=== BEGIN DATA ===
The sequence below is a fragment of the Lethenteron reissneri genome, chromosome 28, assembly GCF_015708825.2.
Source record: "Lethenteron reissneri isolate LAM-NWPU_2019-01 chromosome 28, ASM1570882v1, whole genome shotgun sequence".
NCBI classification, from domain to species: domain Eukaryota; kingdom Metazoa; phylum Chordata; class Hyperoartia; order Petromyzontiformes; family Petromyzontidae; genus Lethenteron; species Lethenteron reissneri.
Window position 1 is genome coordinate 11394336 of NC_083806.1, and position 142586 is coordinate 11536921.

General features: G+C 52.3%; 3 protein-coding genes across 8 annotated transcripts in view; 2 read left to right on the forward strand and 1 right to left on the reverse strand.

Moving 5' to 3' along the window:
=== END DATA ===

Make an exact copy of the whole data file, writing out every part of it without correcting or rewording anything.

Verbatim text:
The sequence below is a fragment of the Lethenteron reissneri genome, chromosome 28, assembly GCF_015708825.2.
Source record: "Lethenteron reissneri isolate LAM-NWPU_2019-01 chromosome 28, ASM1570882v1, whole genome shotgun sequence".
NCBI classification, from domain to species: domain Eukaryota; kingdom Metazoa; phylum Chordata; class Hyperoartia; order Petromyzontiformes; family Petromyzontidae; genus Lethenteron; species Lethenteron reissneri.
Window position 1 is genome coordinate 11394336 of NC_083806.1, and position 142586 is coordinate 11536921.

General features: G+C 52.3%; 3 protein-coding genes across 8 annotated transcripts in view; 2 read left to right on the forward strand and 1 right to left on the reverse strand.

Moving 5' to 3' along the window: